Whilst there may be modifications that could be done to allow the VX7R to work on airband as a true AM transmitter, they seem to be pretty involved, and to date I have found no evidence that anyone has actually succeeded in doing it. Personally, I don't feel it's worth it, and would rather use a dedicated set and sort out a switching system with priority given to airband (as in the FlightCell devices), or just a manual switch over system.

The other option I've not tried yet is to wear a pair of ear buds for pmr/vhf inside my headset which is connected to the airband.

I did have a panel mount aircraft radio that would monitor the vhf frequencies, but was blocked from transmitting on them. By using dual watch, you could at least hear what your mates were saying and still be monitoring airband.

Phil

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Whilst there may be modifications that could be done to allow the VX7R to work on airband as a true AM transmitter, they seem to be pretty involved,

Depends what you call pretty involved Phil, a couple of diodes and resistors to steer the switching the way you want it should work.

Alan

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Well the reason I went for this radio is I figured anybody flying will either have PMR or 2m (and rarely AM but maybe on occassion). The VX7R lets me listen top both PMR and 2m at the same time. I just saw it as one less bit of kit to carry around. As we don't have a standard, some people use PMr, some 2M. I couldn't be arsed carrying both around and swapping depending on the day. Then you always have the possibilty of people using both types on the same day. Plus the VX7R is submersible, fairly small form factor and I live literally on the end of Luton runway so like to hear the chatter :)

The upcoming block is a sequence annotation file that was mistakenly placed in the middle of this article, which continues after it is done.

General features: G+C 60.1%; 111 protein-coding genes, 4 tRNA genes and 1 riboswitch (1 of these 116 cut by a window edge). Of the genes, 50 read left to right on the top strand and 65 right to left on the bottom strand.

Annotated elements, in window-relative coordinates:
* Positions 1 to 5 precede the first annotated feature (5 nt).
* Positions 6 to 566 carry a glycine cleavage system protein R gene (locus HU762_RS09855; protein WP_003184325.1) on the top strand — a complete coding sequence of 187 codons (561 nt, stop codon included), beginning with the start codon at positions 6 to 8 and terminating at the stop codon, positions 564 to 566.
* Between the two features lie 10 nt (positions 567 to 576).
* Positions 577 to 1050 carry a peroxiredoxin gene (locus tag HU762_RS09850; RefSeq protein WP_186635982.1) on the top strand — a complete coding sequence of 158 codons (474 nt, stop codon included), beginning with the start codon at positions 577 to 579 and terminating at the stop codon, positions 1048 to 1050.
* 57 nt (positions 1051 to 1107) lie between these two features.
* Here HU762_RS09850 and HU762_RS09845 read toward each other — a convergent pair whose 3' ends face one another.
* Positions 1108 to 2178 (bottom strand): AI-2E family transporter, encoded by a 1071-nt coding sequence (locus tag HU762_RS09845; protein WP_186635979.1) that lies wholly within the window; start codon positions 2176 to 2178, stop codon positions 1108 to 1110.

Alan, the problem with PMR is something to do with ctcss codes i think. I've tried everything but can only recieve, not transmit :(

Ben

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So what is the real verdict guys? Can the VXR7 be modified to communicate adequately on airband or not?

Sorry but is anything but clear to me.